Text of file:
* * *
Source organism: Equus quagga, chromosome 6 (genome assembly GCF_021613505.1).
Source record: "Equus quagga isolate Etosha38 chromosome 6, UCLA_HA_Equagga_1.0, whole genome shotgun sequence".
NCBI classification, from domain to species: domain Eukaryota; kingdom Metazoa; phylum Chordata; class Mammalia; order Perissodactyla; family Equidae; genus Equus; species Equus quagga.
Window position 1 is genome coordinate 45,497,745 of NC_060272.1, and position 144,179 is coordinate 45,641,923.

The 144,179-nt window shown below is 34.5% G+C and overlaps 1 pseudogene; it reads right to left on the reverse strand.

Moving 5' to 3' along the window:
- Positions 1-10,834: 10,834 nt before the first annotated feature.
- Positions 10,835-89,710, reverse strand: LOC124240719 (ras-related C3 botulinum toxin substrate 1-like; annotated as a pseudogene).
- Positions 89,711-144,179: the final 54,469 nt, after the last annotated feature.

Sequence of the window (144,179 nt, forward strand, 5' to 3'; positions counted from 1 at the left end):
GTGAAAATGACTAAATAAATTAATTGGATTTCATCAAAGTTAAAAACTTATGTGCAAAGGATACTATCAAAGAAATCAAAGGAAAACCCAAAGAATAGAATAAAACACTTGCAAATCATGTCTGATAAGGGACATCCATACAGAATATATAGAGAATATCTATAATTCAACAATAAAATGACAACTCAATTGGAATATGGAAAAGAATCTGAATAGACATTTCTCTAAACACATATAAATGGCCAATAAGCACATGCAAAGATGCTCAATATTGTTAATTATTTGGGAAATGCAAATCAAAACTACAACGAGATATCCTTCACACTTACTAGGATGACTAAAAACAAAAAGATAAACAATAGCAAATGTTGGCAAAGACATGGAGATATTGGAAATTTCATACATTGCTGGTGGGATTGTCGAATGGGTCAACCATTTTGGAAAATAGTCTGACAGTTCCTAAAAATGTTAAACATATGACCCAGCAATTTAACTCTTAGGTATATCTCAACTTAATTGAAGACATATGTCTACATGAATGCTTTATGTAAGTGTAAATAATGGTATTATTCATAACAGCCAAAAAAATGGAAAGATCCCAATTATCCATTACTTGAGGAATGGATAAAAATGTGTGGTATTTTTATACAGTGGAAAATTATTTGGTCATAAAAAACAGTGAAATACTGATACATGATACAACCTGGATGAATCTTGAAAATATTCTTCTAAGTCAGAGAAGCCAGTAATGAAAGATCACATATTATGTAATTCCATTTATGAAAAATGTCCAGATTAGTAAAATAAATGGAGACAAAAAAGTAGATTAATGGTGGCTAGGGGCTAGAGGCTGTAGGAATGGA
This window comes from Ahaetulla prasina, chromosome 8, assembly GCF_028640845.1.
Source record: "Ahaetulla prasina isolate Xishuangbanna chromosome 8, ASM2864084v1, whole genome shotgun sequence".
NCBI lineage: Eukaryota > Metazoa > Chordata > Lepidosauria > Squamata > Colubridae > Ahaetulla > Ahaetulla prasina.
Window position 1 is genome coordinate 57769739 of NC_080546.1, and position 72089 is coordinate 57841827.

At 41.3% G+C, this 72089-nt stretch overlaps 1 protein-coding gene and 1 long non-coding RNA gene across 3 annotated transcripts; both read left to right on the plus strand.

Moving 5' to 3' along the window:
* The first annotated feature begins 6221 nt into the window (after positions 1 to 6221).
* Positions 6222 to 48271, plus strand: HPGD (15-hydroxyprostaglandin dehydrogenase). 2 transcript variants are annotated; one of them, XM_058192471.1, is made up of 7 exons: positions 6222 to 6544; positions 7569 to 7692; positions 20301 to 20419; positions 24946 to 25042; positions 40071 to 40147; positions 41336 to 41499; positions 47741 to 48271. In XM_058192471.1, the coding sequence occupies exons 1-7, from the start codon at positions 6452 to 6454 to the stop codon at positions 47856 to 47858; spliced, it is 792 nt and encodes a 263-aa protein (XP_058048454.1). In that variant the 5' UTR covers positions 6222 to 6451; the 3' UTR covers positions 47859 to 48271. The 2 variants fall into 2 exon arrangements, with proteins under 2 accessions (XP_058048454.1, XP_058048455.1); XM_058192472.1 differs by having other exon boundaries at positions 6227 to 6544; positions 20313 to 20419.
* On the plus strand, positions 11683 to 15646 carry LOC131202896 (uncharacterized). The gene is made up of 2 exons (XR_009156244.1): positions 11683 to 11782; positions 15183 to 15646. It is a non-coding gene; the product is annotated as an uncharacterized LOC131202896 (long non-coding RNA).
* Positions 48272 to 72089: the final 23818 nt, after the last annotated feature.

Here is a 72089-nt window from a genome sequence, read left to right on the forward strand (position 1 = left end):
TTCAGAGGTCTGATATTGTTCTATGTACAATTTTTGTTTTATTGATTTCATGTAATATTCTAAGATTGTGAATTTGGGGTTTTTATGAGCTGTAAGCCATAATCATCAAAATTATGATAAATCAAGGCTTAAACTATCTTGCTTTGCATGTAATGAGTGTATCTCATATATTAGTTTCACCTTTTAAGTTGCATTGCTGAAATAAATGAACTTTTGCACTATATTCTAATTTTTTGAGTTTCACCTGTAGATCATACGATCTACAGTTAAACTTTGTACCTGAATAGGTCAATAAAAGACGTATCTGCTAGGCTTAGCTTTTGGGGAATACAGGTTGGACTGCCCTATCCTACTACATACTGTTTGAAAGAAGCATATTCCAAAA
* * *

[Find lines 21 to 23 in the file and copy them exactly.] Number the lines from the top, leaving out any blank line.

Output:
* Positions 48272 to 72089: the final 23818 nt, after the last annotated feature.

Here is a 72089-nt window from a genome sequence, read left to right on the forward strand (position 1 = left end):
TTCAGAGGTCTGATATTGTTCTATGTACAATTTTTGTTTTATTGATTTCATGTAATATTCTAAGATTGTGAATTTGGGGTTTTTATGAGCTGTAAGCCATAATCATCAAAATTATGATAAATCAAGGCTTAAACTATCTTGCTTTGCATGTAATGAGTGTATCTCATATATTAGTTTCACCTTTTAAGTTGCATTGCTGAAATAAATGAACTTTTGCACTATATTCTAATTTTTTGAGTTTCACCTGTAGATCATACGATCTACAGTTAAACTTTGTACCTGAATAGGTCAATAAAAGACGTATCTGCTAGGCTTAGCTTTTGGGGAATACAGGTTGGACTGCCCTATCCTACTACATACTGTTTGAAAGAAGCATATTCCAAAA